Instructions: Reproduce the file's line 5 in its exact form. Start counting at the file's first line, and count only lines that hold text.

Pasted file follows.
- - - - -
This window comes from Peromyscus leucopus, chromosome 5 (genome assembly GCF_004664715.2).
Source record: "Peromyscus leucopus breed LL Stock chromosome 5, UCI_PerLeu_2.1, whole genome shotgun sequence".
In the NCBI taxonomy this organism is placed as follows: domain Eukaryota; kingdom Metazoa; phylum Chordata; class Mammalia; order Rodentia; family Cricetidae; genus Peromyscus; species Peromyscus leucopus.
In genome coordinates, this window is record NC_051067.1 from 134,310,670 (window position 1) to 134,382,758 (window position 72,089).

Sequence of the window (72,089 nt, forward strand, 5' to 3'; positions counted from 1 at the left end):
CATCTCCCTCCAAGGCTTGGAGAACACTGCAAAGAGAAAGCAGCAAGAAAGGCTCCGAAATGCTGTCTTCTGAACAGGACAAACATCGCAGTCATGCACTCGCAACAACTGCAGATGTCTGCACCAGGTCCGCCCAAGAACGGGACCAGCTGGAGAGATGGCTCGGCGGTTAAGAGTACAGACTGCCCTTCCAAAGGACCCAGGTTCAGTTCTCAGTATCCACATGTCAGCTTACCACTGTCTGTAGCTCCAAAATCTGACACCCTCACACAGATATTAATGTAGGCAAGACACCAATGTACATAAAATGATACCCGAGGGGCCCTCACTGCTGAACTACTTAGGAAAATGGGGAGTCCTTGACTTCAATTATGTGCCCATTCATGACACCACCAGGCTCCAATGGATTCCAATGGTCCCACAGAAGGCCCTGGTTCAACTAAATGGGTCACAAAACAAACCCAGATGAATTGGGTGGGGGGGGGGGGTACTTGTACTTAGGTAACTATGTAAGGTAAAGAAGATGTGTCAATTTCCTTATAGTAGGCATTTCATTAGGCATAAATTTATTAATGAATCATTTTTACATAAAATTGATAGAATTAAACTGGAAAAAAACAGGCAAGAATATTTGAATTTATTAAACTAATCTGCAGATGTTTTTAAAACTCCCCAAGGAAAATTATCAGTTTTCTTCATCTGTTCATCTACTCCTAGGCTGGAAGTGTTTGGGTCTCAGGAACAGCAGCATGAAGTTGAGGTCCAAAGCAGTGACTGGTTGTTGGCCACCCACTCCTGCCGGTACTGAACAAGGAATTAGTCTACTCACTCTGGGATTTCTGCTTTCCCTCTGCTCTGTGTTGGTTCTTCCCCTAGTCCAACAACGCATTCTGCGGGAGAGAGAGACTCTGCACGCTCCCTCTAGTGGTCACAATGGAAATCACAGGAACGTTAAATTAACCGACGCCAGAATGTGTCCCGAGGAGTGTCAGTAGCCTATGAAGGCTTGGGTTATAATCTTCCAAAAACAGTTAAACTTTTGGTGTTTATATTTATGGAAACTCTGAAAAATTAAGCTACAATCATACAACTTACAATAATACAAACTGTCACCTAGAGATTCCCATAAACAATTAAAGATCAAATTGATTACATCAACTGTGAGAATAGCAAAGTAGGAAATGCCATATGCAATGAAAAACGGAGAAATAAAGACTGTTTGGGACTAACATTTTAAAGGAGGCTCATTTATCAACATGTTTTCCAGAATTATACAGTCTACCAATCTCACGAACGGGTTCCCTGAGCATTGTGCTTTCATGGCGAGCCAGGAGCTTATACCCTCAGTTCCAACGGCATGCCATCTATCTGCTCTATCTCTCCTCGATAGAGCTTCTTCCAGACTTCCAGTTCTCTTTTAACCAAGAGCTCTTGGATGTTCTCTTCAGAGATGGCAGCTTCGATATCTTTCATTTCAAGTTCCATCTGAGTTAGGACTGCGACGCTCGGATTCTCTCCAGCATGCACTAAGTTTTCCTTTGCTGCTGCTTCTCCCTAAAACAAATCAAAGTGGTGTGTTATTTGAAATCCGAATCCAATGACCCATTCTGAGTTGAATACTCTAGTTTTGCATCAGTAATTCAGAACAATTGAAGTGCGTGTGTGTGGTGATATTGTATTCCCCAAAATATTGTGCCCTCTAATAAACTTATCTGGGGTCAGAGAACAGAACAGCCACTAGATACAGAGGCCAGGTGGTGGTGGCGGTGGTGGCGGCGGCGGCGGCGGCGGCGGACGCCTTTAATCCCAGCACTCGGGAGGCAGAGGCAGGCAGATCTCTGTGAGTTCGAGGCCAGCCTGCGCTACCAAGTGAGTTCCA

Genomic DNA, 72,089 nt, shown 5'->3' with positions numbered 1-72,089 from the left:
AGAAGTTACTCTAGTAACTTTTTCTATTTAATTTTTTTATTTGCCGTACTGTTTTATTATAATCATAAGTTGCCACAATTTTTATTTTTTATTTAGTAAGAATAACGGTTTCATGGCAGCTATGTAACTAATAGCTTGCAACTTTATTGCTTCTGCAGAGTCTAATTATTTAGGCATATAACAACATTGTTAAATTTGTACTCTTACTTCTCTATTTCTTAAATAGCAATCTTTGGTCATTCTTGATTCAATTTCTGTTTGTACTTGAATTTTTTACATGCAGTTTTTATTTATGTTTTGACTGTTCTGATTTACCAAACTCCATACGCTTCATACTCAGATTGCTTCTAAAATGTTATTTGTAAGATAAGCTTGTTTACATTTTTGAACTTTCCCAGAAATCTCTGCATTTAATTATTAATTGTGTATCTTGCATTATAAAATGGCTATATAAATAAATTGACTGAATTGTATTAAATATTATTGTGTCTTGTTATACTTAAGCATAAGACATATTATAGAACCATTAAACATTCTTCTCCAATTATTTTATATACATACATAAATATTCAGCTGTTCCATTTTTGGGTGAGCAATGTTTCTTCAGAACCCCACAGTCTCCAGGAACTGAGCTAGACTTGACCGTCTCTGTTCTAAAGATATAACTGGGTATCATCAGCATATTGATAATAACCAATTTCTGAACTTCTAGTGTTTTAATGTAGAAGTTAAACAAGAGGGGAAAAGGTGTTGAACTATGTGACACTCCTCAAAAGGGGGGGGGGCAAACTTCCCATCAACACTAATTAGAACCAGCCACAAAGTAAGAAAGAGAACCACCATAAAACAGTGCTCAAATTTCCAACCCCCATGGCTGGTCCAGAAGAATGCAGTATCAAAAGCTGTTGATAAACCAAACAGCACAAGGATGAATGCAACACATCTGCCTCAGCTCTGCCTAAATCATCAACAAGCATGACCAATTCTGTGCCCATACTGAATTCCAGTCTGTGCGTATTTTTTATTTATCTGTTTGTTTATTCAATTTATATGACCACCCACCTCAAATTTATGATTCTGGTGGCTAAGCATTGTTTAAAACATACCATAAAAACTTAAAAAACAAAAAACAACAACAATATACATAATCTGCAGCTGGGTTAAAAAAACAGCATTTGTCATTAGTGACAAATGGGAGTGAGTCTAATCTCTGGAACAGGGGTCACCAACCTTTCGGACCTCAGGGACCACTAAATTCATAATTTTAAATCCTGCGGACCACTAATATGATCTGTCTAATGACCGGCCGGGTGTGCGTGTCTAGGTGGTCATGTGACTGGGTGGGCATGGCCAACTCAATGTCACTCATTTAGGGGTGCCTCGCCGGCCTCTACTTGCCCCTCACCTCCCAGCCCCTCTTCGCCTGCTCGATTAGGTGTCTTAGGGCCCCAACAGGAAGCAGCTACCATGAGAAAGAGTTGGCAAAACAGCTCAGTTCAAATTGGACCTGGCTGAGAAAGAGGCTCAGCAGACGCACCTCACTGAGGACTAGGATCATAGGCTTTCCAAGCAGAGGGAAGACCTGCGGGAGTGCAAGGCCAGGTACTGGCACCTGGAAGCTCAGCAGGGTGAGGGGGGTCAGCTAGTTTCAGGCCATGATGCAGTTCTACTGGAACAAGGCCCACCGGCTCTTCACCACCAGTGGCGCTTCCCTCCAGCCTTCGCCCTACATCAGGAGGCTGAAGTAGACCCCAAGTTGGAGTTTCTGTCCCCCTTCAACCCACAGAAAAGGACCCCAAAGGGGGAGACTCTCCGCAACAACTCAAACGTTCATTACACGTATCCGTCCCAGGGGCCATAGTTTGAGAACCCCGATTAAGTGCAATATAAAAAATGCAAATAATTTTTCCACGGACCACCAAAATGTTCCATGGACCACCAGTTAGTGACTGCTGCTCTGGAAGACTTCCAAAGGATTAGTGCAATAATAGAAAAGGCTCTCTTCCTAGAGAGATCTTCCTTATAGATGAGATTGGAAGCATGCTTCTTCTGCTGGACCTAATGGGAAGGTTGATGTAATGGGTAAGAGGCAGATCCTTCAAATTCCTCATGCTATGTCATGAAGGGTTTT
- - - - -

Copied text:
Sequence of the window (72,089 nt, forward strand, 5' to 3'; positions counted from 1 at the left end):